New Releases | May 23, 2023
May 23, 2023
Excellent new books are brought into the world every single week. Here at Porchlight, we track them all and elevate four new releases we are excited about as they hit bookstore shelves on Tuesday morning.
The books are chosen by Porchlight's Managing Director, Sally Haldorson, and the marketing team: Dylan Schleicher, Gabbi Cisneros, and Jasmine Gonzalez. (Book descriptions are provided by the publisher unless otherwise noted.) This week, our choices are:
Gabbi’s pick: The Creative Business Handbook: Follow Your Passions and Be Your Own Boss by Alicia Puig and Ekaterina Popova, illustrated by Leila Simon Hayes, Chronicle Books
Figuring out how to make a living from your creative work poses unique challenges and obstacles. From choosing the right business model to building a brand, from managing your time to scaling up your production—starting your own creative business often means doing it all yourself. Enter The Creative Business Handbook by Alicia Puig and Ekaterina Popova, the dynamic duo behind Create! Magazine.
With its conversational tone and accessible advice, this handbook lays an essential foundation for anyone wanting to earn a living with their art—no fancy business degree required! In addition to nuts-and-bolts advice based on the authors' real-life experiences, each chapter of the book includes an interview with a creative entrepreneur from a different background and craft, and ends with action steps that will help keep you on track. Written by creative business owners for creative business owners, this is the perfect book for anyone with a vision who is ready to hit the ground running.
EXPERT AUTHORS: Informed by the authors' decades of experience founding and managing three successful creative businesses—as well as the lessons they learned from some projects that didn't stand the test of time—this book offers tried-and-true advice for artists looking to get their creative enterprises off the ground and achieve real financial success. Popova and Puig have also included interviews with other self-employed creatives across a variety of fields, giving you a window into the myriad paths available to you as you embark on your entrepreneurial journey.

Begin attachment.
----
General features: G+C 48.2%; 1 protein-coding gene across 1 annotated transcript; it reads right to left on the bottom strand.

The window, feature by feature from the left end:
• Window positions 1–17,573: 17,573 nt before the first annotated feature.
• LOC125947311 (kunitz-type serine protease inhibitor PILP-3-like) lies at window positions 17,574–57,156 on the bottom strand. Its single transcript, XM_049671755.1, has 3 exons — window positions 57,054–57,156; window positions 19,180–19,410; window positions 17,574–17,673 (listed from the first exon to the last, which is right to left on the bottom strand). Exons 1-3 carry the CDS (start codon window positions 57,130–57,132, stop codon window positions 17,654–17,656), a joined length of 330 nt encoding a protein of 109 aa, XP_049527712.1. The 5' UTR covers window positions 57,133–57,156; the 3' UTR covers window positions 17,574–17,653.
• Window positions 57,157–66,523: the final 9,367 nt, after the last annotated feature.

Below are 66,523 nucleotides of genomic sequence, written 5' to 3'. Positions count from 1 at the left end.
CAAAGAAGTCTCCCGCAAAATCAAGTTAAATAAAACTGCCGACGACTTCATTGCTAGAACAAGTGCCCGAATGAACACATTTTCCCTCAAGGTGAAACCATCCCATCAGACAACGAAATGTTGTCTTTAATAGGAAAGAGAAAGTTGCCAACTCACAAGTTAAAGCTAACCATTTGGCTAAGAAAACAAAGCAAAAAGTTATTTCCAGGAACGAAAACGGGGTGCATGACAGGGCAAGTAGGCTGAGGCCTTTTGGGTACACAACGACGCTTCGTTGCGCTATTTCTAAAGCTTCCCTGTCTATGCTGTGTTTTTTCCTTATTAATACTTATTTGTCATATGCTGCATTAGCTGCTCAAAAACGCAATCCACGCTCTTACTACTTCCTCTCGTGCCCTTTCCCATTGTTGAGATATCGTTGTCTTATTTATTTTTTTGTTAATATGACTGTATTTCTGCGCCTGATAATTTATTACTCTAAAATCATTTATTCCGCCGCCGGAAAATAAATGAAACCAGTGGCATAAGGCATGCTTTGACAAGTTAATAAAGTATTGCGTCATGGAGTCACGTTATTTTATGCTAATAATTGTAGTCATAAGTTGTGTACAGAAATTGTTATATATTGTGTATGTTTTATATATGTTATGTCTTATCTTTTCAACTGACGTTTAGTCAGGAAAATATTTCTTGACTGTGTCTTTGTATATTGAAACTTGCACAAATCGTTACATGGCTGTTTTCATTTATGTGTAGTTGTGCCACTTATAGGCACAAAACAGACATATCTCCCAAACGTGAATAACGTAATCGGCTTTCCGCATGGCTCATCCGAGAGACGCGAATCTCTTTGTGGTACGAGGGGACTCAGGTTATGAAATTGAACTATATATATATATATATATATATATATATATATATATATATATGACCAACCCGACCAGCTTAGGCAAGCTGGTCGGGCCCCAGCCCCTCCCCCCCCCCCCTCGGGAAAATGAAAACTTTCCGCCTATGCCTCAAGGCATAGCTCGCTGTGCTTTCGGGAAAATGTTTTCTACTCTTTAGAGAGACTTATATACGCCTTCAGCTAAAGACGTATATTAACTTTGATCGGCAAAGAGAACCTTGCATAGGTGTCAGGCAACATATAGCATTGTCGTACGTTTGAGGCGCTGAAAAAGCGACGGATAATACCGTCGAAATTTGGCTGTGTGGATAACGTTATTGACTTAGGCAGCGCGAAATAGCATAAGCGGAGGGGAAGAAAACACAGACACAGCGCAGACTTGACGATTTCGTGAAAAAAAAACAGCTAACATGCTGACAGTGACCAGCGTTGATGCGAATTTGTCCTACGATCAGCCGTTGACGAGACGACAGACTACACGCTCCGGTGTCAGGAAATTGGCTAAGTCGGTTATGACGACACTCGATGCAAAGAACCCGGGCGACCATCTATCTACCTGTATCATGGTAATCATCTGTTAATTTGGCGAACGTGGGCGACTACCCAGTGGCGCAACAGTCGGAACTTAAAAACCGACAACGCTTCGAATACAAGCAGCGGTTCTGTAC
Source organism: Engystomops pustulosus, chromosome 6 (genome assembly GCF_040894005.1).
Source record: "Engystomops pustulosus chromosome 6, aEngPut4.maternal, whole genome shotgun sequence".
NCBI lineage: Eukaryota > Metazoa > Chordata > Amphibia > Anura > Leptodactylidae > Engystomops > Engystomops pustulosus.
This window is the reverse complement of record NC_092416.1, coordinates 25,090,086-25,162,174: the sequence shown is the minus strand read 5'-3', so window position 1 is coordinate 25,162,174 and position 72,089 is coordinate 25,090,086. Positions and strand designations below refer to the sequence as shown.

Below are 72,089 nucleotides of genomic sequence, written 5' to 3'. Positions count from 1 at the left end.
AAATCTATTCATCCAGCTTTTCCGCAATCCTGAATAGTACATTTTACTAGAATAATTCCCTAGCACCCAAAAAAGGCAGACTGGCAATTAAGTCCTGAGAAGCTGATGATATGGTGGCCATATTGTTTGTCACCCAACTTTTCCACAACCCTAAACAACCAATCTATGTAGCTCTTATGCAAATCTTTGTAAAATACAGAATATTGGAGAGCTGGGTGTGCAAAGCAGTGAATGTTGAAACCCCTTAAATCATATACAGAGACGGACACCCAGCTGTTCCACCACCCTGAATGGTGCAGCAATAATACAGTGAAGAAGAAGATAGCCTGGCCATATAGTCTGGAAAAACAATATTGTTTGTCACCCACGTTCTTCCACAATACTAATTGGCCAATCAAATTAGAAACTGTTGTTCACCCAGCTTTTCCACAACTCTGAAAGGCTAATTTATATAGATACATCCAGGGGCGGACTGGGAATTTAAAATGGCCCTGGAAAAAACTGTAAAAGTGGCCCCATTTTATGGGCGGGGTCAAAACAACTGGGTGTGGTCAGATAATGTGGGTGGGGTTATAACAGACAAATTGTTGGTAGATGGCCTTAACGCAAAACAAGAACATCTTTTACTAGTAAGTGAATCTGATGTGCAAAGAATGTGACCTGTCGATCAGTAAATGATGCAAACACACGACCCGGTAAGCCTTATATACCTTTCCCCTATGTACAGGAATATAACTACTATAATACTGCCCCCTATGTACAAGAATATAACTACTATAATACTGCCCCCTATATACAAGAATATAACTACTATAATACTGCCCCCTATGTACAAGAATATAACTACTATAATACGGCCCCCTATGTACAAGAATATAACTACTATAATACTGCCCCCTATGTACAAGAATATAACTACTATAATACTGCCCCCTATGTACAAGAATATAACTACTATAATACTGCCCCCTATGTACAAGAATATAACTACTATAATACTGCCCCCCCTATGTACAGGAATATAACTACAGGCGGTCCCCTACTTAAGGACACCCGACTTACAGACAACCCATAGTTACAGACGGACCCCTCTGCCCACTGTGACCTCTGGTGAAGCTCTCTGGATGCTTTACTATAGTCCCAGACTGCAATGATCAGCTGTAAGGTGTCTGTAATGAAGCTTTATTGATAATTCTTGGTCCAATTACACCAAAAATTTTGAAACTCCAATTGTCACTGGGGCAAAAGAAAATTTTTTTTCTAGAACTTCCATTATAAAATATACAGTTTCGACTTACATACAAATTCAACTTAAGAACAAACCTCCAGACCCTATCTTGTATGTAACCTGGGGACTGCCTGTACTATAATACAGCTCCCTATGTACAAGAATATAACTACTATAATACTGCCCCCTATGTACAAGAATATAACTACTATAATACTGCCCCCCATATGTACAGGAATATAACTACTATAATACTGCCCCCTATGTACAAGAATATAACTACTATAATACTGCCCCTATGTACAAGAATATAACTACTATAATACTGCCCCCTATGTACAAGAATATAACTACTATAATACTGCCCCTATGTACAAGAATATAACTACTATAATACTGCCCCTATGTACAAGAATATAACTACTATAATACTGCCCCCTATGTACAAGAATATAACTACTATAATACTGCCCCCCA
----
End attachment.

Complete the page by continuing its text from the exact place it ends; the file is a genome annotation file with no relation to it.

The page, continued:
FOR ALL CREATIVES: This book offers real wisdom for starting and sustaining your unique creative business no matter your passion, whether you are a career artist looking to make a living outside of the gallery space, an experienced freelance writer interested in mentoring your peers, or a podcaster who dreams of sustaining yourself by making content that you genuinely care about. From advice about best marketing practices to striking the ever-elusive work-life balance, this guide will help you to understand the business side of your creative practice.
- Artists, designers, makers, illustrators—recent graduates and budding professionals—looking to start their own businesses
- Creative people exploring career ideas and looking for practical advice and inspiration
- Graduation, birthday, or holiday gift for artistic and entrepreneurial friends and loved ones
- Readers of Create! Magazine, Steal Like an Artist, Big Magic, and Untamed
Sally’s pick: Fancy Bear Goes Phishing: The Dark History of the Information Age, in Five Extraordinary Hacks by Scott J. Shapiro, Farrar, Straus and Giroux
It’s a signal paradox of our times that we live in an information society but do not know how it works. And without understanding how our information is stored, used, and protected, we are vulnerable to having it exploited. In Fancy Bear Goes Phishing, Scott J. Shapiro exposes the secrets of the digital age. With lucidity and wit, he establishes that cybercrime has less to do with defective programming than with the faulty wiring of our psyches and society. And because hacking is a human-interest story, he tells the fascinating tales of perpetrators, including Robert Morris Jr., the graduate student who accidentally crashed the internet in the 1980s, a sixteen-year-old from South Boston who took control of Paris Hilton’s cell phone, and the Russian intelligence officers who sought to take control of a US election.